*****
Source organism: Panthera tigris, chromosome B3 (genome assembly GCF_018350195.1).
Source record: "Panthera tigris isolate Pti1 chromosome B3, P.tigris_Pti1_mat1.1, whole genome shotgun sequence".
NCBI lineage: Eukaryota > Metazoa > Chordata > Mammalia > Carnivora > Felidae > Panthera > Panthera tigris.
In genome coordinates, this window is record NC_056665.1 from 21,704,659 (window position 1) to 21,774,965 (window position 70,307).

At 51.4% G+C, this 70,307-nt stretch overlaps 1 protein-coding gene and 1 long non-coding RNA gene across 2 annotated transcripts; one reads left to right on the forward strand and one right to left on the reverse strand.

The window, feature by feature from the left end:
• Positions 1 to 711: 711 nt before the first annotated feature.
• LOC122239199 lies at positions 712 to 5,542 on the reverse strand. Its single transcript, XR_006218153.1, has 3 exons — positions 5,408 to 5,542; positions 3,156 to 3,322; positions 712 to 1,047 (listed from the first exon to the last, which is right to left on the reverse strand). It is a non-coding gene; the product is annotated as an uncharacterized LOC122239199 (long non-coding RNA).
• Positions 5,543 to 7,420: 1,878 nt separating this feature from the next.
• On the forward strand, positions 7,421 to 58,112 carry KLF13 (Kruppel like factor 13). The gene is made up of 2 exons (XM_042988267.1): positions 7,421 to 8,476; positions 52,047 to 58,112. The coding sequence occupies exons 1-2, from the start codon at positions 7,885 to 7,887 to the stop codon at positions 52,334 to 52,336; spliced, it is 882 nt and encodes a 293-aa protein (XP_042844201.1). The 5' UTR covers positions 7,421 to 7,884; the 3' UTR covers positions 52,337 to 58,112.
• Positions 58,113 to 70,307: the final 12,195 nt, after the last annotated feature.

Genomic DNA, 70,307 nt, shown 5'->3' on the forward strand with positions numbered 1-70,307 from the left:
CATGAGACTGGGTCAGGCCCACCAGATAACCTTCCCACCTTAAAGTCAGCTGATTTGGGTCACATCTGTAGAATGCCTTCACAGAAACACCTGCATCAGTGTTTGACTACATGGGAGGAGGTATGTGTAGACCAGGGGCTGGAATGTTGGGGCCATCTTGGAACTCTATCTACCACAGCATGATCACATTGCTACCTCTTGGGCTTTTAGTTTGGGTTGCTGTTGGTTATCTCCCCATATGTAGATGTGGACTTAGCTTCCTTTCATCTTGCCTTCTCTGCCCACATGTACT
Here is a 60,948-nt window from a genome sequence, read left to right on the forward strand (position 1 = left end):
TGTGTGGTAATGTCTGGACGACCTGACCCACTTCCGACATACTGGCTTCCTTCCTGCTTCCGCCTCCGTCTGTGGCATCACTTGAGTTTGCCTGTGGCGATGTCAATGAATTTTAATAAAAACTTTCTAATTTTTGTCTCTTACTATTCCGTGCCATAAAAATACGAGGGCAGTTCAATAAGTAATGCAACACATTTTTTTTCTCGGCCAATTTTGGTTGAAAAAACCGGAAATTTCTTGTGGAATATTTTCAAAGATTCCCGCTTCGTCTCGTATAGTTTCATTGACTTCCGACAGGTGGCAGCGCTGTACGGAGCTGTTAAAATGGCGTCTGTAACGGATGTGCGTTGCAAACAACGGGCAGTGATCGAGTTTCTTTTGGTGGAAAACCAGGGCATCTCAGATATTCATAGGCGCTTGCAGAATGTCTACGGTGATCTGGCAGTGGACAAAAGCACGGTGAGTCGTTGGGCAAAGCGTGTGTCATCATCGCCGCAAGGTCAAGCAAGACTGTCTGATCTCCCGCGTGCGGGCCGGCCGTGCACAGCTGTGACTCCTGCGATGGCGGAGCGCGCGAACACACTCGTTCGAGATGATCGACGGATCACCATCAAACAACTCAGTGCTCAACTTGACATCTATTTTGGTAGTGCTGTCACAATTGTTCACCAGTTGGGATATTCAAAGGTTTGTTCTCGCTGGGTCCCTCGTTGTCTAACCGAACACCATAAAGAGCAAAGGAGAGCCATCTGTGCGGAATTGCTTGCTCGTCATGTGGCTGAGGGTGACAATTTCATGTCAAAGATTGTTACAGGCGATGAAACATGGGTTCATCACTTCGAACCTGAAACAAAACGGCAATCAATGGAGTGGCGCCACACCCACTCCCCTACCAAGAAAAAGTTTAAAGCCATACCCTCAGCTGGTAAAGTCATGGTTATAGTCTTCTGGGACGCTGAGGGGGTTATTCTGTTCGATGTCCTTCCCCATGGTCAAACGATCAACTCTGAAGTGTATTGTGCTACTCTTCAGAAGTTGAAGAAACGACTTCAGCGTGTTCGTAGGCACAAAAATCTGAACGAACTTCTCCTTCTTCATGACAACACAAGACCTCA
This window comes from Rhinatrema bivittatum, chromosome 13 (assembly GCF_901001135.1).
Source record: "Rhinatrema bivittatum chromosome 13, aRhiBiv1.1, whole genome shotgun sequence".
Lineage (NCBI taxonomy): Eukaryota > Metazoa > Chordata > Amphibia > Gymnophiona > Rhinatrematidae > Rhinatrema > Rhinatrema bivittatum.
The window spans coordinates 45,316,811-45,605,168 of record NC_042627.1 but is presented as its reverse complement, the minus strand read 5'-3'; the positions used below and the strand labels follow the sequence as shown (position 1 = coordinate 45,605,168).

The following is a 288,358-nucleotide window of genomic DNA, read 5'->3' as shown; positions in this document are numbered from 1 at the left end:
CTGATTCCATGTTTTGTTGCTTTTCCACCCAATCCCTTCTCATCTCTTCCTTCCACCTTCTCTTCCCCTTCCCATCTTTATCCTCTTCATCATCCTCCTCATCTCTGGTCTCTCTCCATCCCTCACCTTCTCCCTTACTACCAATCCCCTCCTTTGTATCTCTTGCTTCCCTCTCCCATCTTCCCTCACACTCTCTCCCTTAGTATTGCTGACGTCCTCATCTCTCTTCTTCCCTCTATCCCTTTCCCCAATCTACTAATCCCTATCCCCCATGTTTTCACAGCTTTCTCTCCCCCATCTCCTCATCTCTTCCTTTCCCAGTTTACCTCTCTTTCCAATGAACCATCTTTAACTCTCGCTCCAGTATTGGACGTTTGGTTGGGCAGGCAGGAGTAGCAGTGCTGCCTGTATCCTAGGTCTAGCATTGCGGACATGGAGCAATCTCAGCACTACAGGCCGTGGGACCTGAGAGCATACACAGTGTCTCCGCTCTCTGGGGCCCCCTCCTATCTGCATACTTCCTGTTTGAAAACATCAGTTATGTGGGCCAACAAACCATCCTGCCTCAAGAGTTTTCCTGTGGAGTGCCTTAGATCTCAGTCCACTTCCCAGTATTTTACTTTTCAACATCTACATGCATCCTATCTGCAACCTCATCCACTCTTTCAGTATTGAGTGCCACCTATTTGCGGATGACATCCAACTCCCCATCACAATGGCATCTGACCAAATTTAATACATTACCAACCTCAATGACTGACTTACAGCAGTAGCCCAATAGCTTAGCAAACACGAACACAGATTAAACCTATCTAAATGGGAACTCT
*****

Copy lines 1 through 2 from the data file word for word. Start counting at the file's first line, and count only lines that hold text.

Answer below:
Source organism: Panthera tigris, chromosome B3 (genome assembly GCF_018350195.1).
Source record: "Panthera tigris isolate Pti1 chromosome B3, P.tigris_Pti1_mat1.1, whole genome shotgun sequence".